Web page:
The Hermeneia series is designed to be a critical and historical commentary to the Bible without arbitrary limits in size or scope. It will utilize the full range of philological and historical tools, including textual criticism (often slighted in modern commentaries), the methods of the history of tradition (including genre and prosodic analysis), and the history of religion. Great for the serious student of the Bible, it will make full use of ancient Semitic and classical languages; at the same time, English translations of all comparative materials—Greek, Latin, Canaanite, or Akkadian—will be supplied alongside the citation of the source in its original language. Insofar as possible, the aim is to provide the student or scholar with full critical discussion of each problem of interpretation and with the primary data upon which the discussion is based.
The editors of Hermeneia impose no systematic-theological perspective upon the series (directly, or indirectly by selection of authors). It is expected that authors will struggle to lay bare the ancient meaning of a biblical work or pericope. In this way the text’s human relevance should become transparent, as is always the case in competent historical discourse. However, the series eschews for itself homiletical translation of the Bible.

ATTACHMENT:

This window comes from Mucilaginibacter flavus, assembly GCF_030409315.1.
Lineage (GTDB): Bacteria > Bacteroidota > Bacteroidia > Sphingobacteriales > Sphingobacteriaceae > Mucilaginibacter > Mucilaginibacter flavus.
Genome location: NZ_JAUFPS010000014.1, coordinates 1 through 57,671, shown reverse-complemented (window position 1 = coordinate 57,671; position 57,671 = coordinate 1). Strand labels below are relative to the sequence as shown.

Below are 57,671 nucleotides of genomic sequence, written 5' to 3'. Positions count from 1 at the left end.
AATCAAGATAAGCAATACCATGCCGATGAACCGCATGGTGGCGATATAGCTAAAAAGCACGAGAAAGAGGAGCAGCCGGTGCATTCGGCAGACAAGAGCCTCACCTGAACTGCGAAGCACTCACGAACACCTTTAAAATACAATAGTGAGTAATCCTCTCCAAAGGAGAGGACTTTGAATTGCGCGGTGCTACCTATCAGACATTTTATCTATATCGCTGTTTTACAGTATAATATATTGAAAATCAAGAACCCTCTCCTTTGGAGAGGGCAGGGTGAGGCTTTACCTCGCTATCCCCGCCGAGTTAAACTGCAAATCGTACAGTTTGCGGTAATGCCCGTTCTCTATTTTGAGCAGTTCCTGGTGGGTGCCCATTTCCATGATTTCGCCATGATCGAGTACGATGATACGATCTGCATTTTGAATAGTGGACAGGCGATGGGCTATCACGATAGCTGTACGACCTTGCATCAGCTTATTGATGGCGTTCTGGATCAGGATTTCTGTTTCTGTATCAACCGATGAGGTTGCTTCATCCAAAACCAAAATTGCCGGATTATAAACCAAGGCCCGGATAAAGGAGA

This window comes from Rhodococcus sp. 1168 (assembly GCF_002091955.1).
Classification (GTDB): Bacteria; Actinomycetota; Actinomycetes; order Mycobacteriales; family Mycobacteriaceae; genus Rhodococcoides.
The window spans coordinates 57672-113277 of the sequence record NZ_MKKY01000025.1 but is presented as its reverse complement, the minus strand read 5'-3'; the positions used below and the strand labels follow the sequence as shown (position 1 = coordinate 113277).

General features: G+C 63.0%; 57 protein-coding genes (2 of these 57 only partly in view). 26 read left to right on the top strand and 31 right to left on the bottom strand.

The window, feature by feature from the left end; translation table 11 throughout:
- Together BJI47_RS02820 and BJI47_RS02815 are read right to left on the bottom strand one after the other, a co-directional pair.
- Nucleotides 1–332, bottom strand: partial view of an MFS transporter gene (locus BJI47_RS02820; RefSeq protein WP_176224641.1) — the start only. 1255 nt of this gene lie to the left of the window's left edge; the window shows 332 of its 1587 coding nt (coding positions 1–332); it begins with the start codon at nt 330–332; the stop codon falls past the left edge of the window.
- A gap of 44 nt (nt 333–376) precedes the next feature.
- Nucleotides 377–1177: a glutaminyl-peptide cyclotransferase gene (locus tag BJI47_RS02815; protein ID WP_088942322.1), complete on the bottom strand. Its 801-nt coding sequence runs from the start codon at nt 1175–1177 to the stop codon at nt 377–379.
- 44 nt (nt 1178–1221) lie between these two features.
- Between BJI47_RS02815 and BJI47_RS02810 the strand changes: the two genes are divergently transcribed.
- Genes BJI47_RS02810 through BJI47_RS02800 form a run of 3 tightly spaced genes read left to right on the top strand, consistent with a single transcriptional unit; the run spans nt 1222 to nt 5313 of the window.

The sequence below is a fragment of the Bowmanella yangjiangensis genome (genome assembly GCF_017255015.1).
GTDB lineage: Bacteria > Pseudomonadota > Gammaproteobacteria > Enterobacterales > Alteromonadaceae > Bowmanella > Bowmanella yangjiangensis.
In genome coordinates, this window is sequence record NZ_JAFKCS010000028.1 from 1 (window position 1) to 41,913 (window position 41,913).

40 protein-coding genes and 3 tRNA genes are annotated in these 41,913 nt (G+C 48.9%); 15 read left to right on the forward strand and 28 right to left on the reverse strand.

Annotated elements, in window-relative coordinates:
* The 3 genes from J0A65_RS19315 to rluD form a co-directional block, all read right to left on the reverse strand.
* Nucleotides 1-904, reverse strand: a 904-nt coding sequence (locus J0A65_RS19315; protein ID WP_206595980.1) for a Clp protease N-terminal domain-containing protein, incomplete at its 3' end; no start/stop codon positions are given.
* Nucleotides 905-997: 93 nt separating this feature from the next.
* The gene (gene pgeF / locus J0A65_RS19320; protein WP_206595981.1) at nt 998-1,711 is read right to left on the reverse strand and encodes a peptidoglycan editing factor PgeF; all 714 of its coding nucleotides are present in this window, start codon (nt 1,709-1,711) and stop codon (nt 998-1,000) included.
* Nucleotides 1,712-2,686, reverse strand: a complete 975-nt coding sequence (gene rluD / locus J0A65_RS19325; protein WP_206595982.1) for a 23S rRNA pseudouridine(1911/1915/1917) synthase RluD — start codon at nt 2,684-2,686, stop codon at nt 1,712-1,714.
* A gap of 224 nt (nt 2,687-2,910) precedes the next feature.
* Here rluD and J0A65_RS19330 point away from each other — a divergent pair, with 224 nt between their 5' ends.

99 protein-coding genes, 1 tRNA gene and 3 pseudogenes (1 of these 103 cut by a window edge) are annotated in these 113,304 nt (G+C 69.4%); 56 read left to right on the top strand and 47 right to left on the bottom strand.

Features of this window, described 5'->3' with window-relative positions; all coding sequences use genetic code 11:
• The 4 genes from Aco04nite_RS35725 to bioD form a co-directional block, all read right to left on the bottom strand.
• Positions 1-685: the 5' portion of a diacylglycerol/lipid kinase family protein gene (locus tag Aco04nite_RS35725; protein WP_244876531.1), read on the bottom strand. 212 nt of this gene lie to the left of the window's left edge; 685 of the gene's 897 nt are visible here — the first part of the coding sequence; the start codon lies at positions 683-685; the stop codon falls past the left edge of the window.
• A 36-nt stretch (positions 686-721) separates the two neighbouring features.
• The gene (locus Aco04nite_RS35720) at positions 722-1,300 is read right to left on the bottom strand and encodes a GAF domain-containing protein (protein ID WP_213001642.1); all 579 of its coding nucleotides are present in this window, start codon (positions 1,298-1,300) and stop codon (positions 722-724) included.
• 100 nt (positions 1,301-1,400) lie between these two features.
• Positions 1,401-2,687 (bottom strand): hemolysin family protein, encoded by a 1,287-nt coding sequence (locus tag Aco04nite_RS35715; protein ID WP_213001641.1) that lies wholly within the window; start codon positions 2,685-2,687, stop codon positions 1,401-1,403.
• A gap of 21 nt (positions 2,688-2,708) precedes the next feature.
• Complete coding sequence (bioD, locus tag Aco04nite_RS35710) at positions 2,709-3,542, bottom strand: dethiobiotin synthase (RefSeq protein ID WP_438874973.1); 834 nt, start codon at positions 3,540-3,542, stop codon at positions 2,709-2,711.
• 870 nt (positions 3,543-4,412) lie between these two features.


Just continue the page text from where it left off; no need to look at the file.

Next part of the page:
Taken together, Hermeneia represents some of the best recent biblical scholarship . . . I have no hesitation in recommending them for students.
—Morna D. Hooker, Lady Margaret’s Professor of Divinity Emerita, University of Cambridge
Hermeneia will be the benchmark and reference point for all future work.
—Walter Brueggemann, Columbia Theological Seminary